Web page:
William Head Institution. (Black Press Media file photo)

William Head Institution. (Black Press Media file photo)

Metchosin prison reclassified nine offenders to medium security after July escape

New security measures, notification procedures in place at William Head Institution

A review of William Head Institution, sparked by a prison escape, led to the reclassification of nine offenders to medium security as well as the addition of other safety measures.

In the early evening of July 7, 2019, James Lee Busch and Zachary Armitage walked out of the low-security prison in Metchosin. A court proceeding that took place almost three months later revealed the pair took advantage of low tide and made the “spontaneous decision” to escape.

Busch was serving a sentence for second-degree murder and assault and had previously served time for aggravated sexual assault and escaping custody. Armitage was serving a 13-year, 10-month sentence for robbery, aggravated assault and other offences.

Their disappearance sparked a manhunt by West Shore RCMP and the public wasn’t notified about the escape until nearly 12 hours later via social media posts. The escapees were found and arrested on July 9, 2019 after commenting on a off-duty RCMP officer’s dog out for a walk.

READ ALSO: William Head prison escapees charged in homicide of Metchosin man

Nearly one year later, both inmates have been charged with first-degree murder in the death of Martin Payne, 60, who lived near the prison and was found dead in his home on July 12, 2019.

In September, court heard that a Correctional Services Canada (CSC) analysis deemed Armitage fit for a medium-security institution but that an override was recommended and he was moved to William Head in April 2018. In a sentencing decision, provincial court Judge Roger Cutler said Armitage had escaped in 2016 and that he was “perplexed” as to why Armitage was serving his sentence at a minimum-security institution.

An internal CSC report was provided by the Crown to Cutler who said the override was recommended because Armitage made positive efforts and progress in rehabilitation. His case management team did not believe he posed risk of escape, Cutler said.

After the escape, Metchosin Mayor John Ranns said the District was in communication with the prison and that a number of changes were made but that he wants to see rules in place so receiving wardens can say no to overrides.

“Let’s face it, it’s a federal institution and we don’t have any real sanction to get our way but that’s going to be our position,” Ranns said. “We won’t be satisfied until that happens. We want to let our local guys make the decision and we don’t want this happening again.”

READ ALSO: Metchosin mayor wants changes to prison-transfer system after alleged murder by escapees

According to an email from Correctional Services Canada to Black Press Media, a security-level review of all minimum security inmates under its supervision was conducted following the July escapes. The review looked at how CSC determines if an offender should be at the minimum-security level.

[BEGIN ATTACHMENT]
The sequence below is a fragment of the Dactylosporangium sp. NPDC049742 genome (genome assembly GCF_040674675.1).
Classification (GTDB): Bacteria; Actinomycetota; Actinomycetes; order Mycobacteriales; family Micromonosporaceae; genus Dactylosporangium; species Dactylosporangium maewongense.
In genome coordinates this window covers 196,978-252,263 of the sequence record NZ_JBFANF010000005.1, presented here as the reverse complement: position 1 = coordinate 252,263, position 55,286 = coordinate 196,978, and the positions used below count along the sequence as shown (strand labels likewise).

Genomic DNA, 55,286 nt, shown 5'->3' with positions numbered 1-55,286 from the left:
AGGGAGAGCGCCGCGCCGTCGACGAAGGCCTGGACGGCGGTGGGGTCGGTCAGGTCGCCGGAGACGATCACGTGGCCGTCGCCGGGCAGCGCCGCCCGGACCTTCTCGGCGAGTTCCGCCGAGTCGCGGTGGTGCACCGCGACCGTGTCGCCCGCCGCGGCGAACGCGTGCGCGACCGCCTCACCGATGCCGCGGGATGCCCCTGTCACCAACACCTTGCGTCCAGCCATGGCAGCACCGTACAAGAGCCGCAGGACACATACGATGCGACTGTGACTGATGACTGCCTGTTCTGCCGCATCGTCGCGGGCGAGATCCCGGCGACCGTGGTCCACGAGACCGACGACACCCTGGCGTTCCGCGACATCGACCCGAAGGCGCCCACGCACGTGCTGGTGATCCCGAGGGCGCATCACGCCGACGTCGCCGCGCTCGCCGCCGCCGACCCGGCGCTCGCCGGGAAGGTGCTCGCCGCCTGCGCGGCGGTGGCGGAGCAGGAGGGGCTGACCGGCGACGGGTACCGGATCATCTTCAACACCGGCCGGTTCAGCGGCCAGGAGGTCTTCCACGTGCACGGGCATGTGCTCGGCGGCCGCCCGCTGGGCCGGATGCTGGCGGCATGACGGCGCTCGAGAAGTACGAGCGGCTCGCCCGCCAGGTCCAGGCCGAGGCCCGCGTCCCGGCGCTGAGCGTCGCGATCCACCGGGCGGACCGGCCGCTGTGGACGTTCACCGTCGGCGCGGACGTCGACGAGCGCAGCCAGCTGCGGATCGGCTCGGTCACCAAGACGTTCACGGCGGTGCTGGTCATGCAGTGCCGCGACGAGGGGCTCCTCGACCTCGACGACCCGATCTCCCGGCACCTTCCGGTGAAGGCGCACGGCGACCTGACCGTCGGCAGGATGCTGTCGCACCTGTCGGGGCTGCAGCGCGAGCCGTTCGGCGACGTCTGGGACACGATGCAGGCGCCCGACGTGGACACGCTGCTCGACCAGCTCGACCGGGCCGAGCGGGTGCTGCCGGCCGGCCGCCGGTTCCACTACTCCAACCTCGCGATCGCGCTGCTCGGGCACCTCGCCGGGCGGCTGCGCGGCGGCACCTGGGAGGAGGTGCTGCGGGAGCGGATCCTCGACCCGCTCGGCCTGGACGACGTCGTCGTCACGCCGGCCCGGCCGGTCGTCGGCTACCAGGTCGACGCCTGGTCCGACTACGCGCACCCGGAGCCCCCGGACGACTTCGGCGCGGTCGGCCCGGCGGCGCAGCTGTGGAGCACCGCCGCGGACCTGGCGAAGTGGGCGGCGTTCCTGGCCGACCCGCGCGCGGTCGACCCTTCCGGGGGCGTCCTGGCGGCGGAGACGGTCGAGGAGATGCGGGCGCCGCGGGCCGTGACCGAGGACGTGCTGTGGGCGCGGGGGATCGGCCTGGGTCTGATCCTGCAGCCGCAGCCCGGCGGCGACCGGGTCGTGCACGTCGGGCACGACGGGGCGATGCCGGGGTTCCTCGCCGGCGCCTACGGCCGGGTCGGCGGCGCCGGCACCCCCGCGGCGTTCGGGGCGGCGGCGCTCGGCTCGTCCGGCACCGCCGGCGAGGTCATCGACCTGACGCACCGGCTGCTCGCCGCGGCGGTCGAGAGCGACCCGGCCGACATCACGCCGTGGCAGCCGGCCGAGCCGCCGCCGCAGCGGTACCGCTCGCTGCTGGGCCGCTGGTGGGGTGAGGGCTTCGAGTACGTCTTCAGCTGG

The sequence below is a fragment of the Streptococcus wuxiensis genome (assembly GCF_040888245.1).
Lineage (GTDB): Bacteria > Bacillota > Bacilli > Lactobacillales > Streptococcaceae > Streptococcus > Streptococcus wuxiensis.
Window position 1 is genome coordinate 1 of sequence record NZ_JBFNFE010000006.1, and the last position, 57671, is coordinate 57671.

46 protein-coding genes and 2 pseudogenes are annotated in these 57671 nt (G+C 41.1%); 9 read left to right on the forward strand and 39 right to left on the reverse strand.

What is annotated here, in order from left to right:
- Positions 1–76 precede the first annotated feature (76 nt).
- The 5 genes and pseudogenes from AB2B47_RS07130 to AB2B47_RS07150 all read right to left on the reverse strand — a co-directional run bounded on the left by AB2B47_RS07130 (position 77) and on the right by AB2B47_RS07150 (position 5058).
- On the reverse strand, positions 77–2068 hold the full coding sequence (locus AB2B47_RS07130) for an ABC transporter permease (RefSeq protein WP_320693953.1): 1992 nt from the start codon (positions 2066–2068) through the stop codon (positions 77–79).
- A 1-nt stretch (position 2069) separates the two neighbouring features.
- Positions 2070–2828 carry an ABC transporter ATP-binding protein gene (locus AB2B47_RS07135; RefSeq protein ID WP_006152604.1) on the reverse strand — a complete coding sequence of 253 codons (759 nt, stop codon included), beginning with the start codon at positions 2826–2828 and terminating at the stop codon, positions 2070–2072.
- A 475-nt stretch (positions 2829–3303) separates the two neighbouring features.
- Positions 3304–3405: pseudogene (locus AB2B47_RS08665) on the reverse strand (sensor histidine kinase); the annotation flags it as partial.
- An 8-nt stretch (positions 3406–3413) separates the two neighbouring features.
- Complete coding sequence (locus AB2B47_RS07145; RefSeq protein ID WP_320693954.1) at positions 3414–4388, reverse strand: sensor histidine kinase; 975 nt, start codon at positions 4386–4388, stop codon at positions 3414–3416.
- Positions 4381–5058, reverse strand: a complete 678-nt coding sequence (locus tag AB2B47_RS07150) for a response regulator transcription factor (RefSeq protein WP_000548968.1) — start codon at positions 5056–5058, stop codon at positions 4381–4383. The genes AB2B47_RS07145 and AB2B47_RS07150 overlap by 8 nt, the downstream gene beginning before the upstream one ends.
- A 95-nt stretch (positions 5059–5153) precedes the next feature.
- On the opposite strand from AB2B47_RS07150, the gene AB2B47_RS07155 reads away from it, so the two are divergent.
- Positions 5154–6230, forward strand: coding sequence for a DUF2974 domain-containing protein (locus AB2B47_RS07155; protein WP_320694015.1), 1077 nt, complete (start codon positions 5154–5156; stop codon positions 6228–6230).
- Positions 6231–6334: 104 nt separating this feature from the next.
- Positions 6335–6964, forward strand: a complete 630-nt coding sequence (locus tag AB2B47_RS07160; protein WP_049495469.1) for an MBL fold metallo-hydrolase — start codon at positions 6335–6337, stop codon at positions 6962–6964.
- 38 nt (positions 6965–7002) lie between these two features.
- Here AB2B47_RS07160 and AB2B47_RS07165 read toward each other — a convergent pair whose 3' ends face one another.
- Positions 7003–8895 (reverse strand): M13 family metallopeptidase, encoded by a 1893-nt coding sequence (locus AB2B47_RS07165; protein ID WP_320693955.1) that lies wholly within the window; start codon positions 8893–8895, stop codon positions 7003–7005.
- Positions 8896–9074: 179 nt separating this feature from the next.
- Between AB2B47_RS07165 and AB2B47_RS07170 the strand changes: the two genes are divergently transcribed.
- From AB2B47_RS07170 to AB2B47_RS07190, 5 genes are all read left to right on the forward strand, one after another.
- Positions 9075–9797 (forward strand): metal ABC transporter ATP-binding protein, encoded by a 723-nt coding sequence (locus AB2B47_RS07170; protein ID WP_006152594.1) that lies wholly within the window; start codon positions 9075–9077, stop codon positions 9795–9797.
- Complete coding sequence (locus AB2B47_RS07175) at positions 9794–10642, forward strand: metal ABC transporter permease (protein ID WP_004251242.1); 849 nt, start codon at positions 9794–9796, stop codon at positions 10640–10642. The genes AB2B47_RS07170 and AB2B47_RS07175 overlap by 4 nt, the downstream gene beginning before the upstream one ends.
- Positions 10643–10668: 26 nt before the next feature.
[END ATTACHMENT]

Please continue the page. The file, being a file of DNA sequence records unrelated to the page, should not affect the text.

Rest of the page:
“During the review, a total of fourteen offenders were reclassified from minimum to medium security across the country,” CSC said. “Of those, in addition to the two escapees, seven were reclassified from William Head Institution.”

The other reclassifications were from Mission Institution, Kwikwexwelhp Healing Village, Regional Treatment Centre and two from the Federal Training Centre.

As for formal counts throughout the day, CSC said William Head was always required to conduct four counts but a fifth has been added. Inmates are required to return to their houses by 10:30 p.m. each night instead of 11 p.m.

There is also a process for immediate notification to local officials as soon as there is any indication of a potential escape, with follow-ups to confirm the escape.

“CSC conducted a full review of its national policy on media relations to ensure our communications activities are timely, transparent and responsive,” CSC said, noting a process to ensure timely public notification following escapes is in place. “As soon as an escape is confirmed, CSC follows a two-tiered approach to get information out quickly, using both social media and by issuing a news release to media.”

William Head has also updated its notification procedures for escapes after consulting with community stakeholders, CSC said. The procedures include timely and comprehensive notification to police, community partners and media.

READ ALSO: Sc’ianew First Nation chief calls for closure of Metchosin prison

While some community members, such as Sc’ianew First Nation (Beecher Bay) Chief Councillor Russ Chipps, are calling for the prison to close following the most recent escape, CSC said it will continue conversations with the public about how to address community concerns while ensuring its mandate of appropriately managing offenders and supporting their rehabilitation is met.

“William Head Institution is proud to be an integral part of the Metchosin and surrounding community,” CSC said. “Our staff live and work here, and CSC deeply appreciates the support we receive from the community.”

-With files from The Canadian Press

shalu.mehta@blackpress.ca


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